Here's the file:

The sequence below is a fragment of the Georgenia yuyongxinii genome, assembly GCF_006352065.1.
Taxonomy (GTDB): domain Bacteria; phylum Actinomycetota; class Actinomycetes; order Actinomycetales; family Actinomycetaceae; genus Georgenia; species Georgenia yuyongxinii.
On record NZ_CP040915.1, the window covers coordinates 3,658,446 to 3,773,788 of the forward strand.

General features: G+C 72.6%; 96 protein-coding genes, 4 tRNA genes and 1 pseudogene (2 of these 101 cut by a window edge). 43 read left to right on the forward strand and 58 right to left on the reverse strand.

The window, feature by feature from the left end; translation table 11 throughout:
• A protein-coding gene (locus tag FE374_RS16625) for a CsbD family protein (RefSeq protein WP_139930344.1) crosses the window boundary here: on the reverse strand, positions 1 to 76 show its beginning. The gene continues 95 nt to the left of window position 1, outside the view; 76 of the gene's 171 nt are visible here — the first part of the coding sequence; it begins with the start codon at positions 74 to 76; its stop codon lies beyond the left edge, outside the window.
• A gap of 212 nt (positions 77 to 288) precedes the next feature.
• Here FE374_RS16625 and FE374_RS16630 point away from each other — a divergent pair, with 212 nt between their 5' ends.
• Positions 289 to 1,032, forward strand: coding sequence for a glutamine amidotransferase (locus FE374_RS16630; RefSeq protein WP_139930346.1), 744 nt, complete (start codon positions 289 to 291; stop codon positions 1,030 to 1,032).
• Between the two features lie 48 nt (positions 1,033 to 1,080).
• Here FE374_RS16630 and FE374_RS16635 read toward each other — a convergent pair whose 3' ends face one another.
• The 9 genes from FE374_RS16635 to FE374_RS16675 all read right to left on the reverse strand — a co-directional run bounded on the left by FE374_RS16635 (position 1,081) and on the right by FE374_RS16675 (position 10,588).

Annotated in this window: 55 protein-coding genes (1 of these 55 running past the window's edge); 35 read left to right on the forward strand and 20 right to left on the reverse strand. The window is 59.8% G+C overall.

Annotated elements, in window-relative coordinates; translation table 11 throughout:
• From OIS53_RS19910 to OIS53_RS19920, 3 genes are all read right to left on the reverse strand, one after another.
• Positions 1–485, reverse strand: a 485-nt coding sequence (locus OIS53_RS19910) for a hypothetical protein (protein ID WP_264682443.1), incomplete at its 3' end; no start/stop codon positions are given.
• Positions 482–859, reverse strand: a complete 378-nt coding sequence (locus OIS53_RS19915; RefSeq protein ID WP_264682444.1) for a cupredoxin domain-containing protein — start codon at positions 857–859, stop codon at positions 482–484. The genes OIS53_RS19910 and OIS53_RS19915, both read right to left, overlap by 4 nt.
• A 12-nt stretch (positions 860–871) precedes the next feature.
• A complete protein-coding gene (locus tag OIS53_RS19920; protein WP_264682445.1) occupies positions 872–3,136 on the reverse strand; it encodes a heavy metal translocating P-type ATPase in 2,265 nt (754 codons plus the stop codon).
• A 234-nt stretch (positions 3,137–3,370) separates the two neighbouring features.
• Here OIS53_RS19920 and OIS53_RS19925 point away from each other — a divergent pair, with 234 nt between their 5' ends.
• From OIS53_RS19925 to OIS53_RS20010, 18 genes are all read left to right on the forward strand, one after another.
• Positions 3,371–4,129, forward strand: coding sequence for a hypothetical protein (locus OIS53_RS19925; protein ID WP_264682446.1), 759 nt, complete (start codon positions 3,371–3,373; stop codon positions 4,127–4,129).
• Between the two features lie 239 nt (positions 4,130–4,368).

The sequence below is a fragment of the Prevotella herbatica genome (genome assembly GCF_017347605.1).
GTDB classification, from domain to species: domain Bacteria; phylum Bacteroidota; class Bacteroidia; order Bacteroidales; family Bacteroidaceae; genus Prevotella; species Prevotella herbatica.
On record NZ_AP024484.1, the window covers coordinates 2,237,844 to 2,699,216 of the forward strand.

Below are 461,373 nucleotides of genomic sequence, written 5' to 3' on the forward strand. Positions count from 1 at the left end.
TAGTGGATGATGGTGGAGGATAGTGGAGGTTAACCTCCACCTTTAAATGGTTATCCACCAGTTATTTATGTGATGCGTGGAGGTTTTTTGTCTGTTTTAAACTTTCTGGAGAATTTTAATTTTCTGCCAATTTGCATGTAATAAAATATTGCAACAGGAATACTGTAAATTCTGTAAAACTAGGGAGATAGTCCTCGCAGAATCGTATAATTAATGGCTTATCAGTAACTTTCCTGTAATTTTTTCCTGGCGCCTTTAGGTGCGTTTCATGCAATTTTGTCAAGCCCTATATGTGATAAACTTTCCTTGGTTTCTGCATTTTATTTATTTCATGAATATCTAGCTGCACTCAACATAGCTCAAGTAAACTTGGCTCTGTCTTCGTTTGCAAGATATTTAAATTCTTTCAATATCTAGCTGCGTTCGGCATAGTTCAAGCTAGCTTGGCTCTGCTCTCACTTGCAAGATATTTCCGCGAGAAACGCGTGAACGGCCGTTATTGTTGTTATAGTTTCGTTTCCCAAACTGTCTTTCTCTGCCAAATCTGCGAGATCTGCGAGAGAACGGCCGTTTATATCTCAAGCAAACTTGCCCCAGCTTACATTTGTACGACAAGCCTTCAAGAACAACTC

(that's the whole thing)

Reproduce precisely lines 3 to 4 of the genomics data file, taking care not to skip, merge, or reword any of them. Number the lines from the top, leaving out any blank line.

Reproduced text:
On record NZ_CP040915.1, the window covers coordinates 3,658,446 to 3,773,788 of the forward strand.

General features: G+C 72.6%; 96 protein-coding genes, 4 tRNA genes and 1 pseudogene (2 of these 101 cut by a window edge). 43 read left to right on the forward strand and 58 right to left on the reverse strand.